Some of the other work on display includes Vanessa German’s sculpture Just Do It, Emilio Chapela’s Radio Latina (a film that follows snapshots of the border) and a quilt made from circus fabrics from the 1930s—“the height of the American tent circus,” says High—by Luella York Munson.

The more we talk and walk through the galleries, the more it becomes clear that High loves each of these pieces. His voice brightens as he shares stories about individual work—he has a story about almost every single one. One is about Li Wei, a performance photographer who appears in a large photo of the statue of David in the museum’s garden. Wei is inverted, seemingly hovering upside down above the massive David statue. Where David is large and achingly wrought, Wei is light, defying gravity altogether.

Li Wei's piece Li Wei falls to David is on view in the show A Decade of Collecting.

“This is really him on top of David,” says High. “He’s suspended by a crane. That’s the only Photoshopping that happened in this image. It was a 200-foot crane, and we had two of them. He does this series where he lands or falls. He has one falling in the middle of the desert, and here he falls to David.”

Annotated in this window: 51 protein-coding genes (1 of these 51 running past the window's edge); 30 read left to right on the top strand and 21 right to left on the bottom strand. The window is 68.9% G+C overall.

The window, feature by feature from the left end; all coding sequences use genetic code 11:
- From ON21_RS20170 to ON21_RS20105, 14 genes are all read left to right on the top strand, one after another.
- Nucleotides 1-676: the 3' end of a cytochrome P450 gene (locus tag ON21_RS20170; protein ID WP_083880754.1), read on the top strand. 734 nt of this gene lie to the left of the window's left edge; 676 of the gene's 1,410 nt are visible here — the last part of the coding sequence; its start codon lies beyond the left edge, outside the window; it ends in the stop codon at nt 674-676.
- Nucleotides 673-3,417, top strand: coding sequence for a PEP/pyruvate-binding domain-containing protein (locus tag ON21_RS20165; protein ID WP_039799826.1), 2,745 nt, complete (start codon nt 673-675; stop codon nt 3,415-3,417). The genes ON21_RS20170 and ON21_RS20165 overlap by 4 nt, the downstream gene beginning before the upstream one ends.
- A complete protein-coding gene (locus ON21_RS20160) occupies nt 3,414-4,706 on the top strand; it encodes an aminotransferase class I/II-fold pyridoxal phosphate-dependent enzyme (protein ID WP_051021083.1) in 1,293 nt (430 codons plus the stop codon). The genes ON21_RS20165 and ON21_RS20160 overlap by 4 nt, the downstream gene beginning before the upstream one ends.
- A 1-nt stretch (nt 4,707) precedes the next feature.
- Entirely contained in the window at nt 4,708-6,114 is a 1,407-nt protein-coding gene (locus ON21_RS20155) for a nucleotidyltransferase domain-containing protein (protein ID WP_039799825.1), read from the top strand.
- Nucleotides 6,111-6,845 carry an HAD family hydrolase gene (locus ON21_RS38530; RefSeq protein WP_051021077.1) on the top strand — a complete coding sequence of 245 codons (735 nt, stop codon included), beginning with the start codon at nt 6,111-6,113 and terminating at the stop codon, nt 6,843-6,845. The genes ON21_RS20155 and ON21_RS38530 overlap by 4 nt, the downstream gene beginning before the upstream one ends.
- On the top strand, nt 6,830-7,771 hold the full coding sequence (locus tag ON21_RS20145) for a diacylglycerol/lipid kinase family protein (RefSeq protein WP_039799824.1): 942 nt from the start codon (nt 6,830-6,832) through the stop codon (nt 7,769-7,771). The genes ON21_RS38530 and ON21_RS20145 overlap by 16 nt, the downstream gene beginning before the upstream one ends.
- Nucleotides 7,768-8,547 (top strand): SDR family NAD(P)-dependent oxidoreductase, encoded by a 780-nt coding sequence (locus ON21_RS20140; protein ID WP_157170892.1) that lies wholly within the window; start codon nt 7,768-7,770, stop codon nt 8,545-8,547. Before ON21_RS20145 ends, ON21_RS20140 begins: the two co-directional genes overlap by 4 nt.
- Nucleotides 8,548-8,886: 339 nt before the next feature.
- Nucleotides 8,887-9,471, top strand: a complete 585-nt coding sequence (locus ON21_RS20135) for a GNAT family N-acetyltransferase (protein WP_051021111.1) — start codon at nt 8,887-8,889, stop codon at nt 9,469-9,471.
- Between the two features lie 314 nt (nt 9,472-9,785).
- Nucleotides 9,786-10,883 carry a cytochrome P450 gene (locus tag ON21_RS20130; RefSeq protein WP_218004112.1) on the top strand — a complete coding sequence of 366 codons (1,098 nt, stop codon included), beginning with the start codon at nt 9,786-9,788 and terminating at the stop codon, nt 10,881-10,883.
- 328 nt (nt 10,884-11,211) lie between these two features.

The photo's title card doesn't note these details. “Everyone looks at it as a Photoshop, and that’s what I love about it. You wouldn’t know the difference," High says. "And we’re not going to give it away.”

I've been to the show three times already, the last one being on one of the free Mondays The Ringling offers. It gets better every time. I feel my own sense of time shift as I walk through the galleries. This movement through our contemporary age is expansive, open and changing—all at once—and reminds me to be so, as well, even through the shifting, sometimes disorienting yet exciting, wash of time.

A Decade of Collecting is on view through Jan. 22.